HIGHLANDS, NJ — While it’s been three weeks since great whites Finn and Amagansett have surfaced long enough to allow for them to be tracked, another tagged shark has entered the waters off the coast of New Jersey.

Bruin, a young male, has been “pinged” about 30 miles off Highlands, traveling south from where he had been tagged on August 12 off Montauk, N.Y., by Ocearch’s Global Shark Tracker.

His location is in close proximity to where Finn last registered her last ping at 11:26 a.m. on September 18 and Amagansett at 10:30 p.m. on September 14. Both appeared to be following a northbound route at that time.

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Shortly after being tagged on August 12 off Montauk, N.Y., Finn began traveling south and settled off the coast along Monmouth County on September 1, where she stayed before her latest move to go north.

After being tagged on August 20 also off Montauk, Amagansett followed a similar path but traveled farther south, circling around the waters off the Ocean County coast before making the pivot northbound.

When all three juvenile sharks were tagged by Ocearch researchers, Finn measured nearly 5 feet and weighed 79 pounds, and Amagansett came in at nearly 5½ feet and 92 pounds and Bruin at nearly 5½ feet and 101 pounds.

Meanwhile, Mary Lee — the 16-foot, 3,500-pound shark that became a social media sensation this spring with her travel adventures in the Atlantic Ocean off New Jersey — registered her last ping at 6:54 a.m. on June 17 about 10 miles off Long Beach Island.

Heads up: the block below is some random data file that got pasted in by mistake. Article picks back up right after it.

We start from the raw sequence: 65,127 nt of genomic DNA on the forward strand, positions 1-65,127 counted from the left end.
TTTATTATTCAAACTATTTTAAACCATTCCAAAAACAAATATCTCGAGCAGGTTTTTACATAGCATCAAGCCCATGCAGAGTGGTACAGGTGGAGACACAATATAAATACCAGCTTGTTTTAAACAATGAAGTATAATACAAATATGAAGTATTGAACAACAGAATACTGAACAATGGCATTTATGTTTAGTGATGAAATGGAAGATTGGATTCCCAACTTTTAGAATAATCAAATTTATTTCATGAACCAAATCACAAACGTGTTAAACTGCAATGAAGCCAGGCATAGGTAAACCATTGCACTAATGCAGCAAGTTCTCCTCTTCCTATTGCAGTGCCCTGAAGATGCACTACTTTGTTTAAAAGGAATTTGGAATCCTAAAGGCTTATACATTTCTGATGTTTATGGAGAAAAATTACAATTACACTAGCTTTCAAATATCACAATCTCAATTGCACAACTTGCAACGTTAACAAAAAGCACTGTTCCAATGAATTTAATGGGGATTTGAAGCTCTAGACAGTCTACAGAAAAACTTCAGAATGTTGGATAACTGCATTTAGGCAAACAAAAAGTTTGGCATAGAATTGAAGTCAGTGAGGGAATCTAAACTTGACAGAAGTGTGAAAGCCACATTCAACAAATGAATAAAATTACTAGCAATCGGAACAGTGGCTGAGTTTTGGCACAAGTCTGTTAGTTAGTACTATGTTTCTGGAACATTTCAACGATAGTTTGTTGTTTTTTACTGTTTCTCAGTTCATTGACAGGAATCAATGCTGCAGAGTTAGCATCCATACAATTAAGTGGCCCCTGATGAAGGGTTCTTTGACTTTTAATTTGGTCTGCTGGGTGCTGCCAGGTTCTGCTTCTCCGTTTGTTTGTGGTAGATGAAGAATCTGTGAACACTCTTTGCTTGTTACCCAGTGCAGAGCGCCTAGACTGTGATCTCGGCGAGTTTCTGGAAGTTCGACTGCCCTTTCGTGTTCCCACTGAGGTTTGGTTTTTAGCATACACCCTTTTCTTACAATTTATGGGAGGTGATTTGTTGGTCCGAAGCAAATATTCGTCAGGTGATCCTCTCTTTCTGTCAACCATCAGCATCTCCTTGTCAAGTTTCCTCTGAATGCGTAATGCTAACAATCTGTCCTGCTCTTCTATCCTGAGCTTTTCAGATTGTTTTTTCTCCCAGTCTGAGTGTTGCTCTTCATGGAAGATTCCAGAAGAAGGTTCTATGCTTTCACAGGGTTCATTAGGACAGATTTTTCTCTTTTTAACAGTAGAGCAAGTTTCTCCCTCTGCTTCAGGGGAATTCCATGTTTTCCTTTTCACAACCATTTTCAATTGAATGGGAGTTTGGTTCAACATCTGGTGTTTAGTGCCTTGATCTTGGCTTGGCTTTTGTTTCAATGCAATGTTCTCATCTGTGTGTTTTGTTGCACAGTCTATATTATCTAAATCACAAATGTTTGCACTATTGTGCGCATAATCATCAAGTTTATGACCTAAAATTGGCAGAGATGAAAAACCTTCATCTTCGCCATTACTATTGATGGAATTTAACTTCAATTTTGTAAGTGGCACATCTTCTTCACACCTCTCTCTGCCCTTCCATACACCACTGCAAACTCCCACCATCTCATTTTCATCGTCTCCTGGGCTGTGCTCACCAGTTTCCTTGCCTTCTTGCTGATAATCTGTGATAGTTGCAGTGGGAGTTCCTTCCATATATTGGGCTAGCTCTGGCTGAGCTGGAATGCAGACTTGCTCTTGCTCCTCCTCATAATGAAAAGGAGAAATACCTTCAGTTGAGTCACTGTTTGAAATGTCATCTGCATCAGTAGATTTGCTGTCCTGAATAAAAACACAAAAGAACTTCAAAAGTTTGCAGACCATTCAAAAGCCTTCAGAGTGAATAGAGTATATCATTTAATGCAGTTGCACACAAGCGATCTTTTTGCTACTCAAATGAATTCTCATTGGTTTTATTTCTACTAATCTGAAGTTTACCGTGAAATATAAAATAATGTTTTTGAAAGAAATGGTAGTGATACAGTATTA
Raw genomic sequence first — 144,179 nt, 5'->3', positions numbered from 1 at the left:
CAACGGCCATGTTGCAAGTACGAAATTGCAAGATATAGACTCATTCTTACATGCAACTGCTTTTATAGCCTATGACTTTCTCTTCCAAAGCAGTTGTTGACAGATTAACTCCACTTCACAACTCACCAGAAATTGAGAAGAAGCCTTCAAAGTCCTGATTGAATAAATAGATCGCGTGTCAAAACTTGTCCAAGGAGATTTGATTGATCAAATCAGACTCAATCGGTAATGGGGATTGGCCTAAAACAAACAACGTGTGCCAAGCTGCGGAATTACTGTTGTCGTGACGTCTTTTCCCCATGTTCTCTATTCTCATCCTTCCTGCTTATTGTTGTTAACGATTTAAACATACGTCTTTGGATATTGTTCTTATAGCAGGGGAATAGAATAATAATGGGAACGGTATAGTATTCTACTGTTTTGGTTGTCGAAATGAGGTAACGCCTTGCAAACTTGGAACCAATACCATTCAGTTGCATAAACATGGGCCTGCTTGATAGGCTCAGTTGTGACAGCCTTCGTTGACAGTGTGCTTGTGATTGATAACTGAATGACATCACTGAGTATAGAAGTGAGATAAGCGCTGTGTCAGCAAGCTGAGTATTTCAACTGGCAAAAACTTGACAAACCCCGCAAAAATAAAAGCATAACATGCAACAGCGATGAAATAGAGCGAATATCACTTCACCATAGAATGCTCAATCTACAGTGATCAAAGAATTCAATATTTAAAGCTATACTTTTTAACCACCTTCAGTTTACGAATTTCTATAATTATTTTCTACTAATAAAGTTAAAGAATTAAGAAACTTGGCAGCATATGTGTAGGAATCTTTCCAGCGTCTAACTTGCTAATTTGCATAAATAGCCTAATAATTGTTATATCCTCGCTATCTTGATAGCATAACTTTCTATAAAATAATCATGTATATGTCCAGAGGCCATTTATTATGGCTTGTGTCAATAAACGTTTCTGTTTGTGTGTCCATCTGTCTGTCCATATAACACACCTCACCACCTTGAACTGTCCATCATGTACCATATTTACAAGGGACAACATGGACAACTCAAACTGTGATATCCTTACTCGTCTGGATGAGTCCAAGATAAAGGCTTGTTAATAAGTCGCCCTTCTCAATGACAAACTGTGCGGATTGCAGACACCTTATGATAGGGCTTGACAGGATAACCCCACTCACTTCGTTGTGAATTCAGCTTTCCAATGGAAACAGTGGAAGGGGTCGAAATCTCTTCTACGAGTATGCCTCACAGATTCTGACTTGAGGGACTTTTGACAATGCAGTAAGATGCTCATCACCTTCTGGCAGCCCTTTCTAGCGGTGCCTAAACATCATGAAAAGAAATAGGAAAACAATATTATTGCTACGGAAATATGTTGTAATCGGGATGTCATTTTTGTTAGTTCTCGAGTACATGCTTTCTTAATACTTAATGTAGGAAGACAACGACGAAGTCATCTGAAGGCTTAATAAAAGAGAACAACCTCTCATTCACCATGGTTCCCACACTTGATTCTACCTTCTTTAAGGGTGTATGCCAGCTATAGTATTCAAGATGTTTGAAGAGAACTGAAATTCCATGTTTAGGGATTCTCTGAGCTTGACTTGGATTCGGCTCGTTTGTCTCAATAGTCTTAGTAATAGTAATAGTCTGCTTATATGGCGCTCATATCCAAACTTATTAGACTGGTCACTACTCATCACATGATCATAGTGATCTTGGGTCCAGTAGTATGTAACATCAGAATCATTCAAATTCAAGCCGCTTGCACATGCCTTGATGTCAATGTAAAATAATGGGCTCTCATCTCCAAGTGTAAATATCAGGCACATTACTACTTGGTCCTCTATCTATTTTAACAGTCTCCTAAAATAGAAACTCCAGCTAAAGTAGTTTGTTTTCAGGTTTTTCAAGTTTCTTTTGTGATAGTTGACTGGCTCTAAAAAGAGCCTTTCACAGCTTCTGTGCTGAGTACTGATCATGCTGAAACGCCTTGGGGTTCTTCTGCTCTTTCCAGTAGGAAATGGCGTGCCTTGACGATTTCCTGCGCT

Since Mary Lee was tagged off Cape Cod, Mass., on September 17, 2012, she has traveled up and down the East Coast — from Nova Scotia to the Turks and Caicos Islands — for a total of some 40,000 miles.

Despite her tracking silence, Mary Lee remains a social media star with a 129,000-member Twitter following, while Finn is followed by 931, Bruin by 921 and Amagansett’s by 821.

All four great white sharks are among dozens of apex predators throughout the world that have been tagged by Ocearch researchers with global positioning satellite (GPS) devices in order to track their movements to better understand their behaviors.

Ocearch registers a ping when the shark’s dorsal fin breaks through the water, transmitting a signal that provides an estimated location. The group then displays a marker on a Google Earth map indicating where the ping was received.

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